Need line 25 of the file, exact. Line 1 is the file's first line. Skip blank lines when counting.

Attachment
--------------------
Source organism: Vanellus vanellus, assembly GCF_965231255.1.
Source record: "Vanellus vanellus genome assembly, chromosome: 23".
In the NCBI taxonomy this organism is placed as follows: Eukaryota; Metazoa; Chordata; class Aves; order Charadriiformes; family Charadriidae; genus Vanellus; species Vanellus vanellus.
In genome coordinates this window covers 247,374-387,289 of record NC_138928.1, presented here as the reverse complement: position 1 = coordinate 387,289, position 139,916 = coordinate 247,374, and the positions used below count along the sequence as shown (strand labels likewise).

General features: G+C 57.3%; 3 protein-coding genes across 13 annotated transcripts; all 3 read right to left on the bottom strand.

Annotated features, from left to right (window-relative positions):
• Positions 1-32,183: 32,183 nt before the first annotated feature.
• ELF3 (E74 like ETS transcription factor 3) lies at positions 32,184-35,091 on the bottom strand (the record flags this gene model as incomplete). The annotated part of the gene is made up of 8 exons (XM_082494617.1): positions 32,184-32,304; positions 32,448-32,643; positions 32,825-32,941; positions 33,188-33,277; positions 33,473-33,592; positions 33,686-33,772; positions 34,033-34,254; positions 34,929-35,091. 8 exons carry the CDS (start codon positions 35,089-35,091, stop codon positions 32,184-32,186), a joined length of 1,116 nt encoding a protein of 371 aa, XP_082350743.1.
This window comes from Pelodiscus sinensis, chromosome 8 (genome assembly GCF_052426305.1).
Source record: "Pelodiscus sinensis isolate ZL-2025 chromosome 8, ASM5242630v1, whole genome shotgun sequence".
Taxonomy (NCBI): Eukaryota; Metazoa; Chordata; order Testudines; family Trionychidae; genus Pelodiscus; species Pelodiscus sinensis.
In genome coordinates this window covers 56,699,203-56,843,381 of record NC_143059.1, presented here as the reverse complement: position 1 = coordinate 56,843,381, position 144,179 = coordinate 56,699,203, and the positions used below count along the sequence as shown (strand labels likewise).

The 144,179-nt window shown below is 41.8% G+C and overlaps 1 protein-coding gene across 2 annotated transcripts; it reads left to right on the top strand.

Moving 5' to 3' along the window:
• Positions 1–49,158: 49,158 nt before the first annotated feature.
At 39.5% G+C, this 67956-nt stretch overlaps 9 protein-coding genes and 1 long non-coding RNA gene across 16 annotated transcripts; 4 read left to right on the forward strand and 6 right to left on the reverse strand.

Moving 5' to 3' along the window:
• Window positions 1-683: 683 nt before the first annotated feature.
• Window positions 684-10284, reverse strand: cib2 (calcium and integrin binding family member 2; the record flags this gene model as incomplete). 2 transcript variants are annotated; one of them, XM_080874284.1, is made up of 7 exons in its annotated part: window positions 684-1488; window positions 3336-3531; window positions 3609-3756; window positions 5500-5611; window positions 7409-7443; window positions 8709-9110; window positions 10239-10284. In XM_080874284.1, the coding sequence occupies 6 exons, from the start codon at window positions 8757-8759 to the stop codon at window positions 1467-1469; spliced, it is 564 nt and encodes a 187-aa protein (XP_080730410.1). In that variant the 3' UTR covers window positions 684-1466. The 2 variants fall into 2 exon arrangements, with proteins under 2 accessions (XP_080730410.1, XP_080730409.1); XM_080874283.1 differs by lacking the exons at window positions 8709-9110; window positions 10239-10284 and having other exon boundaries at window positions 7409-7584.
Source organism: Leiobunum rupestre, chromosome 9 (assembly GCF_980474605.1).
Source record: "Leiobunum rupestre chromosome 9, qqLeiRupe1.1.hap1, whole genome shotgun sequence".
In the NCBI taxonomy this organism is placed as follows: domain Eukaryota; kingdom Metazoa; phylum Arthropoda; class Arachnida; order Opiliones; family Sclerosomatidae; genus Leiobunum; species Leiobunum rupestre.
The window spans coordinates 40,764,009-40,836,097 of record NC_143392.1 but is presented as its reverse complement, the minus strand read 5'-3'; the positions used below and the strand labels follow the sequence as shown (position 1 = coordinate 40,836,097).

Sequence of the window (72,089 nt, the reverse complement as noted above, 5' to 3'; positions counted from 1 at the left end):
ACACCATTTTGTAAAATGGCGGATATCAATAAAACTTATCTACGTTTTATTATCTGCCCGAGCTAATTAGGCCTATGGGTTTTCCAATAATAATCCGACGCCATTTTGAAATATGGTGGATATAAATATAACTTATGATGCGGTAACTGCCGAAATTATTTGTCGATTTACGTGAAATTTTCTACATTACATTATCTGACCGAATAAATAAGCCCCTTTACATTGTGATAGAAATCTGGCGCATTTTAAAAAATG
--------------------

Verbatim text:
ACACCATTTTGTAAAATGGCGGATATCAATAAAACTTATCTACGTTTTATTATCTGCCCGAGCTAATTAGGCCTATGGGTTTTCCAATAATAATCCGACGCCATTTTGAAATATGGTGGATATAAATATAACTTATGATGCGGTAACTGCCGAAATTATTTGTCGATTTACGTGAAATTTTCTACATTACATTATCTGACCGAATAAATAAGCCCCTTTACATTGTGATAGAAATCTGGCGCATTTTAAAAAATG